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Lecture

Phonology I

12 pages60 viewsFall 2009

Department
Linguistics
Course Code
LIN100Y1
Professor
K.Kyumin

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10/19/09
1
Lecture 5 Phonology I
Todays goal
- Goals of phonology
- Analyzing how segments are stored
in the brain
Phonetics Phonology
Concrete Abstract
mouth brain
Phonology = grammar of sounds
I.e.,
- Sounds stored (represented) in the brain
- These sounds connecting to systematic phonetic
variation
Phonological knowledge
Goals of phonology in linguistics
To find out what phonological knowledge is like
I.e.,
- How sounds are stored/represented in the brain
- How mental representation results in systematic
phonetic variation
We want to study these
- in individual languages
- across languages
To ultimately know:
What the phonetic knowledge of human beings
in general is like
E.g.,
English has a stop in its sound inventory.
Italian has a stop in its sound inventory.
Japanese has a stop in its sound inventory.
Many many languages have a stop in their
inventories.
Hypothesis: Every language has a stop.
10/19/09
2
Hypothesis: Every language has a stop.
There havent been any counterexamples to this
statement.
Humans have a stop represented in the brain that
underlies a group of stop sounds.
How sounds are stored in the brain
Individual sounds
Suprasegmentals
Not all sounds pronounced in a language need
to be stored in the brain of the speakers of the
language.
How sounds are stored in the brain
Nasalized and oral vowels in English
Nasalized Oral
[kænt] [kænt]
cant cant
[l] [lŋ]
long long
Nasalization does not result in changing the
meaning of words
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Furthermore, nasalized vowels occur in
predictable contexts
i.e.,
adjacent to a nasal consonant
Nasalization is not information stored with a
vowel in the English speakers lexicon.
A result of undergoing process:
Vowels are nasalized adjacent to a nasal
Lexicon in brain: /kæn/ /kæt/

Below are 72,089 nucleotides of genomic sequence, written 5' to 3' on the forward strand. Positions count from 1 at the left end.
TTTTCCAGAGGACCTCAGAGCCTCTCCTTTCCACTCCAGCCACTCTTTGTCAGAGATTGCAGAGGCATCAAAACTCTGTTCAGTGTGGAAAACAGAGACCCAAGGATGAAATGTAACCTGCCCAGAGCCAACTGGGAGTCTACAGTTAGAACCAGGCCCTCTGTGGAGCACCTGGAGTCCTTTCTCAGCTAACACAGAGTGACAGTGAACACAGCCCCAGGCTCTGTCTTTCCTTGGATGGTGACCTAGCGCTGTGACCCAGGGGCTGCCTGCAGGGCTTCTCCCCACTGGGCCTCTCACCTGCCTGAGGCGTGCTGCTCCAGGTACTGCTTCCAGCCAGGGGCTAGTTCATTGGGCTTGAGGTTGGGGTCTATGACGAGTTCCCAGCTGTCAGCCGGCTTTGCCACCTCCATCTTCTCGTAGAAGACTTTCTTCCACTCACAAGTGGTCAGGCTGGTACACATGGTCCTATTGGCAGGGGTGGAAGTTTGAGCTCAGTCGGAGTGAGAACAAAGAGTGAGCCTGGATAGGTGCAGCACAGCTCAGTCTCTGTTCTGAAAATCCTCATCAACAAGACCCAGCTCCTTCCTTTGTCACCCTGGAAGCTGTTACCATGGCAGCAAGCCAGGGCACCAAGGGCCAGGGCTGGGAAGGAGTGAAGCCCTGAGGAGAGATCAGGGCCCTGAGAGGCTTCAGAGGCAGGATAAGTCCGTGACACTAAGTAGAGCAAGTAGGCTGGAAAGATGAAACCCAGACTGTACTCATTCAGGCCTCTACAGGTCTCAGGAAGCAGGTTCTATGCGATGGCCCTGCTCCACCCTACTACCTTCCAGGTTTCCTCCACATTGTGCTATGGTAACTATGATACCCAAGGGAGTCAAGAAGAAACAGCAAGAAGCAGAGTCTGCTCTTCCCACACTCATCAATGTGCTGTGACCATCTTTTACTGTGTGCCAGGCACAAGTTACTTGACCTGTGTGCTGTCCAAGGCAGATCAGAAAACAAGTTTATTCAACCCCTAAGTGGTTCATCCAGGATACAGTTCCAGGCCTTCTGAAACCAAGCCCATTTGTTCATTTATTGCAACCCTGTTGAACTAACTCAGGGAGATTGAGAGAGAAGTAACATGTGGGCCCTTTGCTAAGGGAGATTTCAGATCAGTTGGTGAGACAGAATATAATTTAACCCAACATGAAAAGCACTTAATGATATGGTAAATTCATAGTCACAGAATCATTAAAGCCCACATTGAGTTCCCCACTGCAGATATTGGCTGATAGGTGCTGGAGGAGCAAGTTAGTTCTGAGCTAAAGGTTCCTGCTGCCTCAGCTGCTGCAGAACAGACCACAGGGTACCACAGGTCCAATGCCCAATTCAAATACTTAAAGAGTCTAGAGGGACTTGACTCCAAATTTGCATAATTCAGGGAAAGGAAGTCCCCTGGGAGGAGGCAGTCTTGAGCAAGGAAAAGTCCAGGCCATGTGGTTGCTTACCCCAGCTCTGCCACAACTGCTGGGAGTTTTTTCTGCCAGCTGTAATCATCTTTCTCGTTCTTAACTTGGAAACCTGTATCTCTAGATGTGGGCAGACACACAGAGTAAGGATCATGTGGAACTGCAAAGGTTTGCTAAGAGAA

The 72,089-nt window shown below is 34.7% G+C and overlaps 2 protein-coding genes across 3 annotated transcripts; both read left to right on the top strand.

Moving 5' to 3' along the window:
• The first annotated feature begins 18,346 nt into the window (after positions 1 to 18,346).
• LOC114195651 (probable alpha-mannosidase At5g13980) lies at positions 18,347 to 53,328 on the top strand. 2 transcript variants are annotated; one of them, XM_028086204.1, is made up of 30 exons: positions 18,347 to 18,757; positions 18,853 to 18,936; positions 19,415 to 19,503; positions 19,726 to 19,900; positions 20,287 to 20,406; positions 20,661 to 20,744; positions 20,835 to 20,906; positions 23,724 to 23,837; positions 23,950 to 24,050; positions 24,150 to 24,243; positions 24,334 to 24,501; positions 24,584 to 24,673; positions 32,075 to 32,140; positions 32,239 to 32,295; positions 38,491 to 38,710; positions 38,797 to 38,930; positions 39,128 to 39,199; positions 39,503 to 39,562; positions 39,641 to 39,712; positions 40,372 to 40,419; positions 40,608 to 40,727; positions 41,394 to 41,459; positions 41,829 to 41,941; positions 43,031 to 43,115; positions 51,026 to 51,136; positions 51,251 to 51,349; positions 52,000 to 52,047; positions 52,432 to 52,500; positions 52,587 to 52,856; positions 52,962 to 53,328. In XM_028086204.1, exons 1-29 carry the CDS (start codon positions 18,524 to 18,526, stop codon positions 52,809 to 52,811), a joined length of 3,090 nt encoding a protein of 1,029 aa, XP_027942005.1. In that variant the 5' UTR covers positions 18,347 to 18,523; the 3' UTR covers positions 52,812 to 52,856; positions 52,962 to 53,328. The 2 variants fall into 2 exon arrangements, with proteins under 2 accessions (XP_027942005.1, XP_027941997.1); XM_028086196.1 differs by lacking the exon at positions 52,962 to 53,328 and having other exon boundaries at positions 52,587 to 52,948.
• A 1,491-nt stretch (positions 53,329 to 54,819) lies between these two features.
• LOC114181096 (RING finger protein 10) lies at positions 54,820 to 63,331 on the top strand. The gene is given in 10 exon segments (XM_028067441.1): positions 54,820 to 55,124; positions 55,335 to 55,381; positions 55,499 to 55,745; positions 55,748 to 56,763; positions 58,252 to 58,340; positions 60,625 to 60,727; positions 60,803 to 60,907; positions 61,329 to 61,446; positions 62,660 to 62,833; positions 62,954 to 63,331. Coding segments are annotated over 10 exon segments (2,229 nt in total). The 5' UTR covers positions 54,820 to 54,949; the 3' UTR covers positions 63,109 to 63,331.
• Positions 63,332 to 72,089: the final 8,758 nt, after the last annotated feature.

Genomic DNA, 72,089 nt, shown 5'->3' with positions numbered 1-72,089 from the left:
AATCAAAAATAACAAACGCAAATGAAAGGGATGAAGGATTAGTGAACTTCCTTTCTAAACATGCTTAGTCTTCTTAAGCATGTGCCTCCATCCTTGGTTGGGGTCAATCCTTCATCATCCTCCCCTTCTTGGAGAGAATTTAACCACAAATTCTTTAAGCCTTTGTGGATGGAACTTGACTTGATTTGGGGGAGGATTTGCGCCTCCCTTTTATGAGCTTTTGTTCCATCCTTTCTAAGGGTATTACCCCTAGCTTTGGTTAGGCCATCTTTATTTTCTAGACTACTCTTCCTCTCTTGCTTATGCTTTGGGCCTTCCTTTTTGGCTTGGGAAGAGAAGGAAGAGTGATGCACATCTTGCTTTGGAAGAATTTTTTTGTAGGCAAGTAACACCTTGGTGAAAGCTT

Vowels are nasalized adjacent to a nasal
Mouth: [kæn] [kæt]
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How sounds are stored in the brain
Nasalized and oral vowels in French
Nasalized Oral
[lõ] [lo]
long prize
[l%] [l]
‘flax ugly
Nasalization does result in changing the meaning
of words. The oral and nasalized vowels are
contrastive.
Nasalization in vowels does not occur in
predictable contexts in French. (Where it occurs
is random/unpredictable.)
Information about nasalization needs to be stored
in the lexicon with vowels in French.
Lexicon in brain: /lo/ /lõ/
Mouth: [lo] [lõ]
Epenthetic consonants in English
prince, warmth, tenth
[p'nts] [wormp] [tnt]
How do you know whether these consonants are
represented in the speakers mind or not?
Our model
Predictable elements and unpredictable elements
are stored in the brain differently.
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Predictability
Only unpredictable information is stored in the
mental lexicon.
Predictable information is not stored in the
mental lexicon.
Predictable materials are produced by
undergoing processes
prince, warmth, tenth
[p'nts] [wormp] [tnt]
Do these consonants occur in a predictable way?
I.e., can we generalize what is inserted when?
prince, warmth, tenth
[p'nts] [wormp] [tnt]
Yes
A voiceless stop homorganic to the preceding
nasal is inserted between a nasal and fricative.
Lexicon: /prns/
A voiceless stop homorganic to the preceding
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nasal is inserted between a nasal and a fricative.
Mouth: [prnts]
How sounds are stored in the brain
[r]: [rnts] rinse
[']: [p'nts] prince
Are [r] and ['] separately stored in the English
speakers mind?)
(i.e., /prns/ and /p'ns/ or either one 
representation))
Our model
Predictability
Predictable materials
NOT stored in the mental storage
Unpredictable materials
Stored in the mental storage
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IF
[r] and [']
does not occur in the same contexts
THEN
Occurrence of [r] and ['] is predictable; we can
predict when [r] occurs and when ['] occurs.
[r] and ['] are stored as one entity in the
mental storage.
IF
[r] and [']
can occur in the same contexts
(changing the meaning of words)
THEN
Occurrence of [r] and ['] is not predictable; we
cannot predict when [r] occurs and when [']
occurs.
Both [r] and ['] need to be stored in the
mental storage.
In English, do [r] and ['] occur in the same
environments, changing the meaning of words?
Different words?
NO
[prnts] [p'nts] both prince
['nts] [rnts] both rinse
Moreover,
in English [r] and ['] do not occur in the same
environments.
Environments?
In terms of generalized phonological contexts
Generalized categories - sounds
Generalize the sounds using the properties you
have learned in phonetics
E.g., place or articulation (including labial,
coronal, dorsal), manner of articulation, voicing,
vowel height, vowel backness, tense/lax for
vowels, strident, continuant, etc.
Two more:
Obstruents: oral stops, fricatives, affricates
Sonorants: non-obstruents
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